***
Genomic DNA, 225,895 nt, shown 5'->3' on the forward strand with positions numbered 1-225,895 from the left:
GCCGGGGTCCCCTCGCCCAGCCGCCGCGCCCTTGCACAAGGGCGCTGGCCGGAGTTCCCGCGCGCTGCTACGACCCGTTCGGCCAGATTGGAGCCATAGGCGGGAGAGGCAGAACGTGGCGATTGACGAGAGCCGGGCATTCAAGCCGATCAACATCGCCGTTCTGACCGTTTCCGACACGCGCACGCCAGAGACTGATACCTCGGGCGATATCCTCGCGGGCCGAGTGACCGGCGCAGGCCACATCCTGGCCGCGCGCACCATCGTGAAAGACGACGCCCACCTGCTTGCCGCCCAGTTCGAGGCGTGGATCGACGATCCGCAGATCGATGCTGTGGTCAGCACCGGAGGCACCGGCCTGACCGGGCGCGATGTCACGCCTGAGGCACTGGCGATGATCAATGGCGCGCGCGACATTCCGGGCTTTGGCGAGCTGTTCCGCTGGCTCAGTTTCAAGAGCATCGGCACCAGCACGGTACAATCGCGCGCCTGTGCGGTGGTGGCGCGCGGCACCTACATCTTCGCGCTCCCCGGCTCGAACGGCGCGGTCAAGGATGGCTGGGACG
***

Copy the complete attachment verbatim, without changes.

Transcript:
Genomic DNA, 225,895 nt, shown 5'->3' on the forward strand with positions numbered 1-225,895 from the left:
GCCGGGGTCCCCTCGCCCAGCCGCCGCGCCCTTGCACAAGGGCGCTGGCCGGAGTTCCCGCGCGCTGCTACGACCCGTTCGGCCAGATTGGAGCCATAGGCGGGAGAGGCAGAACGTGGCGATTGACGAGAGCCGGGCATTCAAGCCGATCAACATCGCCGTTCTGACCGTTTCCGACACGCGCACGCCAGAGACTGATACCTCGGGCGATATCCTCGCGGGCCGAGTGACCGGCGCAGGCCACATCCTGGCCGCGCGCACCATCGTGAAAGACGACGCCCACCTGCTTGCCGCCCAGTTCGAGGCGTGGATCGACGATCCGCAGATCGATGCTGTGGTCAGCACCGGAGGCACCGGCCTGACCGGGCGCGATGTCACGCCTGAGGCACTGGCGATGATCAATGGCGCGCGCGACATTCCGGGCTTTGGCGAGCTGTTCCGCTGGCTCAGTTTCAAGAGCATCGGCACCAGCACGGTACAATCGCGCGCCTGTGCGGTGGTGGCGCGCGGCACCTACATCTTCGCGCTCCCCGGCTCGAACGGCGCGGTCAAGGATGGCTGGGACG